Job Crafting is the process of redesigning the jobs by the employees themselves such that job satisfaction, engagement, thriving and resilience are fostered out of the same. Job is defined as the collection of interpersonal relationships and tasks which are assigned to an individual or group of people in an organization in order to achieve a specific goal or to attain a motive. Job crafters are the ones who use to change their interactions and tasks actively with respect to that which are assigned or in the way they are supposed to do (Wrzesniewski, 2013). Those jobs which have high degree of discretion and autonomy generally can afford greater crafting opportunity. Job crafting affects one or more of the four T’s- employees’ time, team, task and technique.
Job Crafting could be implemented in three ways:
- By changing the scope of tasks by altering the boundaries of the specific tasks by limiting or increasing the tasks, i.e., expanding or diminishing it. Or they could just change the way of performing tasks.
- By changing the relationships during work by the alteration of extent or nature of interactions with the other people.
- By changing the way to perceive the tasks, i.e., by changing the view of comprehending the value of the same task in a different perspective.
Benefits of Job Crafting
If the job is crafted according to the employees, they feel more connected and credible for their work. Also, they are more comfortable with their own designs. This leads to the increase in the motivation and willingness in the employees (Tims, 2013). Not only for employees, it could be beneficial for the employers as well as they could improve the relationships with others and consequently, the jobs could be carried out in comparatively more efficient and effective ways by the same employees.
Risks of Job Crafting
Sometimes the job crafting could lead to high level of engagement in work, which ultimately leads to the breakdown of the employees. They may burn out due to taking more tasks and it could further lead to increase in stress (Petrou, 2015). This results into the decrease in the performance in the long run. The employees with great sense of calling may be highly involved with the work, which affects their work life balance, which affects the work in the meantime.
Relevance & Feasibility
I believe that the concept of job crafting is an interesting concept that could help to improve the productivity level of employees. The process of re-designing the job elements should be particularly more useful and relevant in large organizations as compared to small organization. Also the managers should embrace the fact that it does not mean that employees are going against their way of performing a job, rather they are trying to cultivate more opportunities in a way they could without devaluing the overall system.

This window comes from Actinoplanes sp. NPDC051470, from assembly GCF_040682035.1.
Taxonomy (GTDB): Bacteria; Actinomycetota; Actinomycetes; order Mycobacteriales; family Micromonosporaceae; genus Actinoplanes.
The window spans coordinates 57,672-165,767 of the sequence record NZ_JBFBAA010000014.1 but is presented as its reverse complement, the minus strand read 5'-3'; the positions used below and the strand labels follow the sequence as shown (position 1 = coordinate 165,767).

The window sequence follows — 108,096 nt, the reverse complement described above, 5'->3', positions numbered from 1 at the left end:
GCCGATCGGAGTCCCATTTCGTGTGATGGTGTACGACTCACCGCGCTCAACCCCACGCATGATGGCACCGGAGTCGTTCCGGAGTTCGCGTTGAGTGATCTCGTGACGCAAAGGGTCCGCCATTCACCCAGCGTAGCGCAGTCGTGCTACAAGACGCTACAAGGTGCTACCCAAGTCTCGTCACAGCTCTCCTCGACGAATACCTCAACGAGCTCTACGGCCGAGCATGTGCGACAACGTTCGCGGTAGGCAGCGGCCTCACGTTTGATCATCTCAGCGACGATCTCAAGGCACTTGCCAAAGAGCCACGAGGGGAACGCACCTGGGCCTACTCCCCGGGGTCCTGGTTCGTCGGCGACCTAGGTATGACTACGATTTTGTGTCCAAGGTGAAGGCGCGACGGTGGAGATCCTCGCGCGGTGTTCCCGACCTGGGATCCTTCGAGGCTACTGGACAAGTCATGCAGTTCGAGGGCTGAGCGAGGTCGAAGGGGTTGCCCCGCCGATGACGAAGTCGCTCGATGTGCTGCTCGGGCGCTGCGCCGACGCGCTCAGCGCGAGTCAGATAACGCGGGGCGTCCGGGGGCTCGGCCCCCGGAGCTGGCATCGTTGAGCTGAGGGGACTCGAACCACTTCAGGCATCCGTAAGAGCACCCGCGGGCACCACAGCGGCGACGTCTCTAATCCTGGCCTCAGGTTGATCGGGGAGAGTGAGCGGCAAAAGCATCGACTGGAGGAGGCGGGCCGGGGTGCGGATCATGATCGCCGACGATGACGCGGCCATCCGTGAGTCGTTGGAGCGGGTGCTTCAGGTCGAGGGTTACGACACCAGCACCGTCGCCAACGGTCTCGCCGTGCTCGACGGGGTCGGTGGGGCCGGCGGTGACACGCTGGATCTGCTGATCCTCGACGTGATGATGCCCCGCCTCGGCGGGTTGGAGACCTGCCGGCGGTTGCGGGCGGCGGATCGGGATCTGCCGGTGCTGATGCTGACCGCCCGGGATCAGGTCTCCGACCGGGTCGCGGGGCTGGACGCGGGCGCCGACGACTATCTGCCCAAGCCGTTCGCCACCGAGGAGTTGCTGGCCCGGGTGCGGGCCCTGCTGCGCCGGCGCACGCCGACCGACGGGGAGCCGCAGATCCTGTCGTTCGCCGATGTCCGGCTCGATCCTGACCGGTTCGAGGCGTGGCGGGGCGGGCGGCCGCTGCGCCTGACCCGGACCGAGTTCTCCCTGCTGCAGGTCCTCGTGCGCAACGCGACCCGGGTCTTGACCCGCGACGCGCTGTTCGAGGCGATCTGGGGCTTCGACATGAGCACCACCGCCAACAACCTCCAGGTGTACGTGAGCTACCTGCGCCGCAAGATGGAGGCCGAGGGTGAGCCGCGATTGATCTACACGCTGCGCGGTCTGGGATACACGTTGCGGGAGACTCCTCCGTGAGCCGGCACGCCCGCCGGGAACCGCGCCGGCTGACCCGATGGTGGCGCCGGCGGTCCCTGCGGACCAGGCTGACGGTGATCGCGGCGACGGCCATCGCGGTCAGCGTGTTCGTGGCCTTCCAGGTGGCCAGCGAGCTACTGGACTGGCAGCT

The individuals and companies are using the idea of job crafting to increase the productivity at work place. With the concept of job crafting, individuals can maintain the job with their own expectations. It adds to the freedom and independence of the job. With this concept, the employees are free to think about the job from their own perspective. From an organization perspective, it means increased productivity of employees. Therefore, job crafting creates a win-win situation for both employees and employers.
Hence, job designing does affect and challenge the variety of task, autonomy, significance of task and sometimes even the identity of task. But job crafting results into positive outcomes if done properly as it supports the fact that the same work or new work evolved is done in a more planned way with which the employees do not discern. It needs to be crafted in such an environment where it is acceptable by all the levels of the system.
Petrou, P., Demerouti, E. and Schaufeli, W.B., 2015. Job crafting in changing organizations: Antecedents and implications for exhaustion and performance. Journal of occupational health psychology, 20(4), p.470.
Tims, M., Bakker, A.B. and Derks, D., 2013. The impact of job crafting on job demands, job resources, and well-being. Journal of occupational health psychology, 18(2), p.230.
Wrzesniewski, A., LoBuglio, N., Dutton, J.E. and Berg, J.M., 2013. Job crafting and cultivating positive meaning and identity in work. Advances in positive organizational psychology, 1(1), pp.281-302.